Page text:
The Wesleyan understanding of Scripture grows out of the classical Reformation tradition that sees the Bible as the primary authority for the church. John Wesley's “man of one book” testimonial is reminiscent of the sola scriptura watchword of the Reformers. He views the Bible as the key to understanding God's word of salvation for the community of faith. Wesleyans have always attempted to integrate their understanding of Scripture into theological thought and spiritual life. Wesley used Scripture, reason, tradition, and experience as the foundations of authority for the church and the individual believer. In so doing, he exhibited a creative and balanced approach toward understanding and interpreting God's Word for his people. Rather than developing a dogmatic, rationalistic system of doctrines and creeds, Wesleyans have sought to integrate the content of Scripture with life in a way that some have termed “practical divinity.”Thomas Langford, Practical Divinity (Nashville: Abingdon, 1983).
The issue of the authority and inspiration of Scripture is of foundational importance for Wesleyans, as for all Christians. On the issues of the authority and inspiration of Scripture, John Wesley rests firmly within the mainstream of orthodox Protestant theology. There are areas in which he is innovative, such as his integration of Scripture, reason, and experience. Yet his emphasis on the role of the Holy Spirit in the inspiration and authority of Scripture grows out of standard Protestant roots.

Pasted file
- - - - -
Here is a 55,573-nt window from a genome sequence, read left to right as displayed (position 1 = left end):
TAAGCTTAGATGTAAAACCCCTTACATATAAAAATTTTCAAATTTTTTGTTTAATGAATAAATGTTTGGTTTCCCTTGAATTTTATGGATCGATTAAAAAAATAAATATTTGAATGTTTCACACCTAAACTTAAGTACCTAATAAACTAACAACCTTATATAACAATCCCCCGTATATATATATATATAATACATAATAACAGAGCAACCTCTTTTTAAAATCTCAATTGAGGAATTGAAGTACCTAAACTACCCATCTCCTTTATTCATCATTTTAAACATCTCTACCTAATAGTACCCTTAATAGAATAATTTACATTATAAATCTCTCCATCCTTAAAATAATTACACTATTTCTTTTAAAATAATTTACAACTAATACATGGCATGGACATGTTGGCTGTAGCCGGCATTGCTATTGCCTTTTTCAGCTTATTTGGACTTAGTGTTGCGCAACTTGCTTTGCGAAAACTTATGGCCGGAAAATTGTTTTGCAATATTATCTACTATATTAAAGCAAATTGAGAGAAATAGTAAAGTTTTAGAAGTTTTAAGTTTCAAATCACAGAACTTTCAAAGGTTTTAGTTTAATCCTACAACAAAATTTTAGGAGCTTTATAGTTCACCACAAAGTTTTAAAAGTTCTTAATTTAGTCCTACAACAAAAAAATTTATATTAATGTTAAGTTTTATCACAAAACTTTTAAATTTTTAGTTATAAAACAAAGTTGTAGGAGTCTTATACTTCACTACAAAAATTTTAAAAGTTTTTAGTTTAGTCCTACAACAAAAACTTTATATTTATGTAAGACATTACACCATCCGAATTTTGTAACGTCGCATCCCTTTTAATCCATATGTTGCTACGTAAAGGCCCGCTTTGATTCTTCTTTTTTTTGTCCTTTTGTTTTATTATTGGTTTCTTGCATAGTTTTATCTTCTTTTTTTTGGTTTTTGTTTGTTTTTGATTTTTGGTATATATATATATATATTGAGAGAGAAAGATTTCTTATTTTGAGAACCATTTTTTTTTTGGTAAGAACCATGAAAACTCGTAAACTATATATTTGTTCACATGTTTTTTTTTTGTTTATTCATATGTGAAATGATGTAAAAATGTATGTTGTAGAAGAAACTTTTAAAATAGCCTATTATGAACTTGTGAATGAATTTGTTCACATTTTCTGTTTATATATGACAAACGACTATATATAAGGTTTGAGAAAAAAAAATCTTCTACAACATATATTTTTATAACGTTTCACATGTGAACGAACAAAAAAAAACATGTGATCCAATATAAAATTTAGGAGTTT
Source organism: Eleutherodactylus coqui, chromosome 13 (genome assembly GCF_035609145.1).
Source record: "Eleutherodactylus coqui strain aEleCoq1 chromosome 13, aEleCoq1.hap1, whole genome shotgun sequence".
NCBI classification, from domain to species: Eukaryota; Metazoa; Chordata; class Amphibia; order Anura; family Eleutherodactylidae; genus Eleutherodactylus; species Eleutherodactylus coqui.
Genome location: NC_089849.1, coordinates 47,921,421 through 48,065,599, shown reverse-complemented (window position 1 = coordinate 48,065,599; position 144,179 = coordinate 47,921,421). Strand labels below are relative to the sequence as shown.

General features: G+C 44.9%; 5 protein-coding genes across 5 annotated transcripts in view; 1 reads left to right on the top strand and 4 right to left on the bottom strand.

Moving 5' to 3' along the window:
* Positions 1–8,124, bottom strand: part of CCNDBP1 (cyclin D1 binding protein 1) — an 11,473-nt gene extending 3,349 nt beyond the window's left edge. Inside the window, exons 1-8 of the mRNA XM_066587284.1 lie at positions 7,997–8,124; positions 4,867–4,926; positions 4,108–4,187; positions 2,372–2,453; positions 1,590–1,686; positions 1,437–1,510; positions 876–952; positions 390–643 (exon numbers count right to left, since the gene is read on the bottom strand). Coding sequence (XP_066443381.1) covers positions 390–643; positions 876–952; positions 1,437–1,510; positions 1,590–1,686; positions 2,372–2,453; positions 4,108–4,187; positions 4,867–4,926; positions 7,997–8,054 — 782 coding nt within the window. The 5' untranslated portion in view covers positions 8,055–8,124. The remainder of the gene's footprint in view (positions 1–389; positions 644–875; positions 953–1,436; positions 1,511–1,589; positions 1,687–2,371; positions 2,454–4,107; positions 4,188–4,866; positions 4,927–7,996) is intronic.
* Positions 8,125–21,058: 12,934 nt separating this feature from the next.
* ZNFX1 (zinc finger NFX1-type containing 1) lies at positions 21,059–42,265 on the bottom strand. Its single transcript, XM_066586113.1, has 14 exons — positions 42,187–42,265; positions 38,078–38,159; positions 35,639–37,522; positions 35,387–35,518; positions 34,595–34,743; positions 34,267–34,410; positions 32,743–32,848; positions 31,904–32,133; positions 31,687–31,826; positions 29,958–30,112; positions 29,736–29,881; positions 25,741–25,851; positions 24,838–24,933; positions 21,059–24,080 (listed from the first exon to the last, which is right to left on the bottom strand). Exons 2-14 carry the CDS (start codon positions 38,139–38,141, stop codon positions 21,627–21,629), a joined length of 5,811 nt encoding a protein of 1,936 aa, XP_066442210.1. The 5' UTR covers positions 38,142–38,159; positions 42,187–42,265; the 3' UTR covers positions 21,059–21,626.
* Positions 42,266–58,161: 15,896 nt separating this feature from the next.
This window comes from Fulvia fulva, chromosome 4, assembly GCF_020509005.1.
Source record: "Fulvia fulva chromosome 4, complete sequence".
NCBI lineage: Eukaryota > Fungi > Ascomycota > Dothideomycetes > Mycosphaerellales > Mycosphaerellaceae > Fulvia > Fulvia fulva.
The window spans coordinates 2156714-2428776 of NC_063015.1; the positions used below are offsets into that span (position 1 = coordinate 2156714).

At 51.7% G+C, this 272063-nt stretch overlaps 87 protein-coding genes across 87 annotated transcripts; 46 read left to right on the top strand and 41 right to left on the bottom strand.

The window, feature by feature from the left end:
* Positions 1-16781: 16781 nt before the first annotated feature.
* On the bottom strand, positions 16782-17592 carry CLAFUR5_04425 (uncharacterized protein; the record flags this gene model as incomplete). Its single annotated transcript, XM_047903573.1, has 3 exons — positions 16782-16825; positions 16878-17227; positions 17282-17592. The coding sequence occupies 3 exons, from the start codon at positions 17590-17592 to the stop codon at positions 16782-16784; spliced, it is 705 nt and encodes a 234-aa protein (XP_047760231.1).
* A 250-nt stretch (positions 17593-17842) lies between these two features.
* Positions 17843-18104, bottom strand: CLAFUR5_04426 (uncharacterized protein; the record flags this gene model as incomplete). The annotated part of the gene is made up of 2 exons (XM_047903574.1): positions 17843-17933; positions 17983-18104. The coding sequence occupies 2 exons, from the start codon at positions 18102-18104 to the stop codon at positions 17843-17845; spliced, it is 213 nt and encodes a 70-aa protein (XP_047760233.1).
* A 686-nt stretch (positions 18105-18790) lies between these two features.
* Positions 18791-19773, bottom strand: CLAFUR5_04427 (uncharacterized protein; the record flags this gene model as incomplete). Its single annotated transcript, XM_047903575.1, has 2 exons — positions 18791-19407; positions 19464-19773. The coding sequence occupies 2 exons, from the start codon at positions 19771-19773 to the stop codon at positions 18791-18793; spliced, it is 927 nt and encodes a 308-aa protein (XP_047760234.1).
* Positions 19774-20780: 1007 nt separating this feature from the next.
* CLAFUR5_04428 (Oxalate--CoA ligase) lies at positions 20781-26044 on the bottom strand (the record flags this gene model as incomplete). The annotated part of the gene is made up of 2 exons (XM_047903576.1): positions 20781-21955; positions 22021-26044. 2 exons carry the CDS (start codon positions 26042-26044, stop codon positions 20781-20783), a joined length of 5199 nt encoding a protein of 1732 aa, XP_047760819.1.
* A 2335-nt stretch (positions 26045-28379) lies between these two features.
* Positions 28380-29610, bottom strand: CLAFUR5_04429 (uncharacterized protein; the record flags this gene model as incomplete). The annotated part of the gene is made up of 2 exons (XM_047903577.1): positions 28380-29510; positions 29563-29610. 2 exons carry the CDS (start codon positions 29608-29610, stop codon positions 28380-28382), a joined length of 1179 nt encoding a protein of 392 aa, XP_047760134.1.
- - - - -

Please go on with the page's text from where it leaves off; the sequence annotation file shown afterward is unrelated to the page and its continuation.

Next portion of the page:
According to Wesley, the Holy Spirit operates through the Scriptures in three fundamental ways: First, in inspiring the development and writing of Scripture; second, in the authentication of the authority of Scripture in the church (the internal testimony of the Holy Spirit); third, in the interpretation of Scripture by the believer. To appreciate Wesley's position more fully on the authority of Scripture, a brief historical survey of the church's understanding of the authority of Scripture will be helpful.R. Larry Shelton, “John Wesley's Approach to Scripture in Historical Perspective,” Wesleyan Theological Journal, 18:1 (Spring 1981), 23-50.
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